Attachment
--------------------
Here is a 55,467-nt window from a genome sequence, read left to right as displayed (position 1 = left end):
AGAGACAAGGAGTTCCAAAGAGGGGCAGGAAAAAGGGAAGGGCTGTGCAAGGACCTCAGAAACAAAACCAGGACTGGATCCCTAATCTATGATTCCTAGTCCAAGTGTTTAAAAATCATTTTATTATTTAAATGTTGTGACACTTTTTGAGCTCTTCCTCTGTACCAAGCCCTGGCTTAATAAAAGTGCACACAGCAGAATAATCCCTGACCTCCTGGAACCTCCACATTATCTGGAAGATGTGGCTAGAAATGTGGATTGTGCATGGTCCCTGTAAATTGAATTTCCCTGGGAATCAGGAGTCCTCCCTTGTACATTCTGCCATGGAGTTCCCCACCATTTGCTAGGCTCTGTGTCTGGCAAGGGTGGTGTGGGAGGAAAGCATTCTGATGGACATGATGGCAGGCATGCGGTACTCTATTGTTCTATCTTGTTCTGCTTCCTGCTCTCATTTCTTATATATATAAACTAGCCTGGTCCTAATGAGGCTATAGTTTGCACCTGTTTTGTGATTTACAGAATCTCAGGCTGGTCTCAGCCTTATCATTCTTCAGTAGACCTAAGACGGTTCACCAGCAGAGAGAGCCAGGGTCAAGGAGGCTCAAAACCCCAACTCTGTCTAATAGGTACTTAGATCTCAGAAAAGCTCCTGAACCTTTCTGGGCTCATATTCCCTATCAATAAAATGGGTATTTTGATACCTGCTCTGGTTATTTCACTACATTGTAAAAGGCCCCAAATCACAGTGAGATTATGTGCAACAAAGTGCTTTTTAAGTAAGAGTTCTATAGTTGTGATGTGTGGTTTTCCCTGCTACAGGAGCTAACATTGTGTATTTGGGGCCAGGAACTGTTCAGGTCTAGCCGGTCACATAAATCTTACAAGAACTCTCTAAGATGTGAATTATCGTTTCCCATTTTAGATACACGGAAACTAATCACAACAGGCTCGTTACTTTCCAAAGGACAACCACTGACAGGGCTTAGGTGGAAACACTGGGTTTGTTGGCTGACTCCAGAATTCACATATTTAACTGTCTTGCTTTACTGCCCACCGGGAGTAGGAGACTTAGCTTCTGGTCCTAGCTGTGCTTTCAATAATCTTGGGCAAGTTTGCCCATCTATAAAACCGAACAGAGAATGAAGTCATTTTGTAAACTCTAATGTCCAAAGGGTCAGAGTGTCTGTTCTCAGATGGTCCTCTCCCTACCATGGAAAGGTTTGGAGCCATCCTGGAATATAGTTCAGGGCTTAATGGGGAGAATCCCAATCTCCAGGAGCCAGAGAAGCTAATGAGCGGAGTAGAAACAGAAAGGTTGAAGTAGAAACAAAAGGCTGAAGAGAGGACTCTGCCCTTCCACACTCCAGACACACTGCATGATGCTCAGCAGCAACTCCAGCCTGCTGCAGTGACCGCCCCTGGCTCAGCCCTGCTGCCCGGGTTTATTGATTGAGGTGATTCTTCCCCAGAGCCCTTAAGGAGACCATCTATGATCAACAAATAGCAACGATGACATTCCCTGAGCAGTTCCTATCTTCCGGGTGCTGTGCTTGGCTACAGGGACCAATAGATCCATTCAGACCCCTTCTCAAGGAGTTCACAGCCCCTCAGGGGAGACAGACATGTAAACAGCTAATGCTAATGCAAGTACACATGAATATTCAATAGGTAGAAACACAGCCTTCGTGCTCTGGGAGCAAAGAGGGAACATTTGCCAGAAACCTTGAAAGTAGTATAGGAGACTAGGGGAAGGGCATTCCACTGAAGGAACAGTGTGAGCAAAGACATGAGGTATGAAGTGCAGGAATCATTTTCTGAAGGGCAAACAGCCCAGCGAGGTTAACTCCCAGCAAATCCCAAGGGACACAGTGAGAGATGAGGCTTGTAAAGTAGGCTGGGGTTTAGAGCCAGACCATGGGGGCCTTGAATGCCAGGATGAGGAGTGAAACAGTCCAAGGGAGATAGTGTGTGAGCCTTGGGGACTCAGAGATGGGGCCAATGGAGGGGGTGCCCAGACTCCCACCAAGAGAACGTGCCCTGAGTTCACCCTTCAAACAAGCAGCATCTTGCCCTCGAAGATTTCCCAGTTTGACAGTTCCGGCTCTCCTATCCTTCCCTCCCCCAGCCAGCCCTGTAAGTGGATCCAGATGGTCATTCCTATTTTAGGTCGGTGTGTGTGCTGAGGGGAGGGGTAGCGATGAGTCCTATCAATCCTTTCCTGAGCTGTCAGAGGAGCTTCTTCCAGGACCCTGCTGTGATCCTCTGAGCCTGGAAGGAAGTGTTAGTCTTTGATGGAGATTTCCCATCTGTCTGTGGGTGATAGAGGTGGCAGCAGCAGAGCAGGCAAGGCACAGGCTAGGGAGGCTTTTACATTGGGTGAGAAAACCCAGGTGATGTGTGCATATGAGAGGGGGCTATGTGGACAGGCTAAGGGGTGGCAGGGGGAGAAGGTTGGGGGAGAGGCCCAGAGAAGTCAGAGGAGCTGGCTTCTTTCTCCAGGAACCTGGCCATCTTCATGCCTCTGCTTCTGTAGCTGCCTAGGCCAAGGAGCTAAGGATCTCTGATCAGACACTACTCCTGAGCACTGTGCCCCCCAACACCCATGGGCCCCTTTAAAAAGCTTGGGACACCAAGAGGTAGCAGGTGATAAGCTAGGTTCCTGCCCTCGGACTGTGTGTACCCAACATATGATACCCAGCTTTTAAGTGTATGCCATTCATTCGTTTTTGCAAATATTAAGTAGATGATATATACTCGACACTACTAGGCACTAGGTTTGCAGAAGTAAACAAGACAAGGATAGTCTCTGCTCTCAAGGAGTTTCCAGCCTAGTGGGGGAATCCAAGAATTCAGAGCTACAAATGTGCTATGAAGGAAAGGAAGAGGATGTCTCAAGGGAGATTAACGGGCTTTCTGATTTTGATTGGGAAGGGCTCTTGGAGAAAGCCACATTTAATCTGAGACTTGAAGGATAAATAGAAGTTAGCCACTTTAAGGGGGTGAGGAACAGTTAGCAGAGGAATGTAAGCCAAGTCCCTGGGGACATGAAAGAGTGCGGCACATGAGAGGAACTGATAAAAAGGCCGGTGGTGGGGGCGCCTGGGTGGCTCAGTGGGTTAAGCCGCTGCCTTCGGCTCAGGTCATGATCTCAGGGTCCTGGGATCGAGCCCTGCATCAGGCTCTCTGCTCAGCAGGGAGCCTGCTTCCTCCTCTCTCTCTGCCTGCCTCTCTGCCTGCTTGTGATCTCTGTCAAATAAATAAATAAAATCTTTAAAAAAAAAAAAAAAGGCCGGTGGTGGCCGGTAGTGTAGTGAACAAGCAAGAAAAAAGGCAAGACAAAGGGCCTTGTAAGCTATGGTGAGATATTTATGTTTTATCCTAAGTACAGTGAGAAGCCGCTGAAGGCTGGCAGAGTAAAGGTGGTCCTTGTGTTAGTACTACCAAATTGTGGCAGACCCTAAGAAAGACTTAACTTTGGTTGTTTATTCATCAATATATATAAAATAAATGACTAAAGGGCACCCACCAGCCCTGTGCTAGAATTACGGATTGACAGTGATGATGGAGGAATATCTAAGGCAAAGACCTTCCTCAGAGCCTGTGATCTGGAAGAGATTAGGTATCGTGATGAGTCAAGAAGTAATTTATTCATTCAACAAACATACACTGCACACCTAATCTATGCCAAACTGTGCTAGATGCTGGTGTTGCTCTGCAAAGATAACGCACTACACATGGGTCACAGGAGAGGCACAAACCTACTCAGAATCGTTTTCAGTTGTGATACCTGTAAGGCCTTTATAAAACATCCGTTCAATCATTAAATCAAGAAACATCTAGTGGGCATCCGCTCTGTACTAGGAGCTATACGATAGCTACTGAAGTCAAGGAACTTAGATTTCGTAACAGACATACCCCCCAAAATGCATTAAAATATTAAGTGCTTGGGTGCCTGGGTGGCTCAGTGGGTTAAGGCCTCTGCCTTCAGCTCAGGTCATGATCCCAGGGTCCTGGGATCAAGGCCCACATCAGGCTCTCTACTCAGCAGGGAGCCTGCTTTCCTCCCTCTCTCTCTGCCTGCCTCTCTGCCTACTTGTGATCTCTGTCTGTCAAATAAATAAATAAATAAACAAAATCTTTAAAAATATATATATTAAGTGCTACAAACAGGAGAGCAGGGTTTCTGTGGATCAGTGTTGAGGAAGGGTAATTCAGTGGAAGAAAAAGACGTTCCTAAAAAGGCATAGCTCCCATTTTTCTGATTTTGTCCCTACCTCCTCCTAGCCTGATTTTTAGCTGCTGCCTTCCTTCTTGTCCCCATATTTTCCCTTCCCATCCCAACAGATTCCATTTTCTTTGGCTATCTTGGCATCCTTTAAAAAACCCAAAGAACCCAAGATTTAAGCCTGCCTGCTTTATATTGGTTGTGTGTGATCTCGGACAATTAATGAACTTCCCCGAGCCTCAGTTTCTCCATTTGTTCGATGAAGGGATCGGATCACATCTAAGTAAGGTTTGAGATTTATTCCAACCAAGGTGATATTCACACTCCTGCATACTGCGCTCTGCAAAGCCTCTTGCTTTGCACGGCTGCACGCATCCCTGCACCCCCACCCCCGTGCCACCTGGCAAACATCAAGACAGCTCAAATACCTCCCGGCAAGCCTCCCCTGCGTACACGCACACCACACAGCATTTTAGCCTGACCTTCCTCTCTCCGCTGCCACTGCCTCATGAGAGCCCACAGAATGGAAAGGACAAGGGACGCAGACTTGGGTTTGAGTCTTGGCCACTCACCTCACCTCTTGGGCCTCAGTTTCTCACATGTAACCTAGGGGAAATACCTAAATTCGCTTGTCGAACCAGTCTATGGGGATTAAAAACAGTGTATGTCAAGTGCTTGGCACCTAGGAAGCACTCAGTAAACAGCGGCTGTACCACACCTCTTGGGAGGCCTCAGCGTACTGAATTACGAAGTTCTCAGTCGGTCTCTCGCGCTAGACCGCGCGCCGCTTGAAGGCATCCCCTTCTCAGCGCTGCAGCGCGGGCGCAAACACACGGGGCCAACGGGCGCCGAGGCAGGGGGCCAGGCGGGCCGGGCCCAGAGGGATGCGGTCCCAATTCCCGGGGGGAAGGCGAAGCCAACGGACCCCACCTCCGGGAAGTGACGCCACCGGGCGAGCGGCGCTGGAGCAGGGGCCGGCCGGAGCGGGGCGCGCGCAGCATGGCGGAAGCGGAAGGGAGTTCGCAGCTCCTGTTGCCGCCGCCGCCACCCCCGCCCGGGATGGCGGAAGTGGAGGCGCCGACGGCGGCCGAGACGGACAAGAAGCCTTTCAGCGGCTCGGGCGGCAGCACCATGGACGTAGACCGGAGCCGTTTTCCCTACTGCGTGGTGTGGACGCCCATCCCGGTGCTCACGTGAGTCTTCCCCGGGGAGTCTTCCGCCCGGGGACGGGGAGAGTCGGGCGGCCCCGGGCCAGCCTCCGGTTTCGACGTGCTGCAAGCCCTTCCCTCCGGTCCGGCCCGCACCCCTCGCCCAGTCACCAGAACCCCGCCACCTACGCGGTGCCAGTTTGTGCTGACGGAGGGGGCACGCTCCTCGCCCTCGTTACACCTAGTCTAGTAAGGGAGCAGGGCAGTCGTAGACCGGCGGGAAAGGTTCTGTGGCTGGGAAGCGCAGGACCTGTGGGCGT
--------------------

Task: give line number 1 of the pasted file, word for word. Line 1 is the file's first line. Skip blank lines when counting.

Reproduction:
Here is a 55,467-nt window from a genome sequence, read left to right as displayed (position 1 = left end):